qhartman (profile) says:

I think the whole “hit series” model needs to be examined. Really, it’s not realistic or sustainable to expect even a significant percentage of shows to be able to draw an audience season after season. I think that if the majority of American TV switched to the British model where a show usually is a fixed number of episodes designed to tell a specific story, we all would be better off. It could be bigger than a mini-series, but still feel “complete”. One of the worst things is when a good show gets canceled mid-story and the people who do like it are left with a bitter taste.

If something does do really well, there’s nothing stopping them from doing another season, or a sequel, or what have you. This model will do a lot prevent good shows from dying slow painful deaths (Alias comes to mind, first 2-3 seasons were brilliant, after that, not so much) by not having this implied open-endedness.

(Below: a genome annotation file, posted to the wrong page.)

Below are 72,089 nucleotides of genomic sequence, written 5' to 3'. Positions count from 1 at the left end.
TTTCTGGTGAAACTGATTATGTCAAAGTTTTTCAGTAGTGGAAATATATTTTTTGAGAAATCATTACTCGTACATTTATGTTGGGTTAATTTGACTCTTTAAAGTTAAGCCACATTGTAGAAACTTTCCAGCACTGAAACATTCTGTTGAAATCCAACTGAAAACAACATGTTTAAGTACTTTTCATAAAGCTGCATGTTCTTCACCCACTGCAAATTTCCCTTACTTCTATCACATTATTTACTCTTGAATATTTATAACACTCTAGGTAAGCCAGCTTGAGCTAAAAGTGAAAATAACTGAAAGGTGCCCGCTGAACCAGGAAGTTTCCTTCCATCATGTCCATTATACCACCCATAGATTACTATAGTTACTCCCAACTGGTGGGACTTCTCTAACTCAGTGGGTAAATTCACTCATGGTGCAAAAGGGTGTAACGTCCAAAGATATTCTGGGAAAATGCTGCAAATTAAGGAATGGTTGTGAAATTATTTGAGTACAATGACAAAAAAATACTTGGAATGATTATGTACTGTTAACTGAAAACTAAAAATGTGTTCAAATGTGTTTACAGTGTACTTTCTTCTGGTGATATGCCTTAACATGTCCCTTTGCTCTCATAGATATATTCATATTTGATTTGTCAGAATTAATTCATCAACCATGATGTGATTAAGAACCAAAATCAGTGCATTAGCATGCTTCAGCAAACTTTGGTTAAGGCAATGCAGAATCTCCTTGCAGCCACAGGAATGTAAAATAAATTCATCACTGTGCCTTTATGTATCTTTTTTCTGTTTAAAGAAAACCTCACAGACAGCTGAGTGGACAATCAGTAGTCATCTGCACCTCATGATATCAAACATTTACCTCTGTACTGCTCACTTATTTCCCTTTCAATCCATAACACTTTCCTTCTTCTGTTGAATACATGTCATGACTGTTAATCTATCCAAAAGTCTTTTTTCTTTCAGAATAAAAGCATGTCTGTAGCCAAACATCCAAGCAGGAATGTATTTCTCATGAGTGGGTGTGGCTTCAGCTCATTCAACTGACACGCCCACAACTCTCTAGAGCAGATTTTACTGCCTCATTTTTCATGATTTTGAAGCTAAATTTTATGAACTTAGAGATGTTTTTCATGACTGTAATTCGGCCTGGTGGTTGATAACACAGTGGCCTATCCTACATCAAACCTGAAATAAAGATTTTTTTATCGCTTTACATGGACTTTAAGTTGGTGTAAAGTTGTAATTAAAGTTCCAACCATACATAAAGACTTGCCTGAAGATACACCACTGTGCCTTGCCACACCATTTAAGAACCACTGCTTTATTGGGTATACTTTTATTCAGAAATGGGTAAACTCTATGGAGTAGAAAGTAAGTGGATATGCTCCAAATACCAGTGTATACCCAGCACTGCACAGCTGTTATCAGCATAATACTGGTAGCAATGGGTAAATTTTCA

Gammapunk says:

Zucker Should Have Been Fired Years Ago

This moron still doesn’t get it. How about producing a TV show or movie someone would actually want to watch. What a novel idea. I work for GE and I don’t watch anything they broadcast on NBC or as within GE it is called “National Barrack Channel”. If I performed my job the way Zucker has over the past few years, my ass would have been fired long ago.

Anonymous Coward says:

I love the analogy.

Analog dollars = Digital Pennies.

It works both ways. The advancements in technology should have allowed NBC to reap amazing cost savings in distribution, and production.

It may be digital pennies, but if you’re managing to bring in 105 times more digital pennies than analog dollars as a result of making your overall operations more efficient and eliminating distribution costs, then you’re doing 5% better and your customers are getting a better experience.

For some reason they really want to hold onto that analog dollar.

Jon L (profile) says:

Re: I love the analogy.

Actually, that’s the heart of the problem.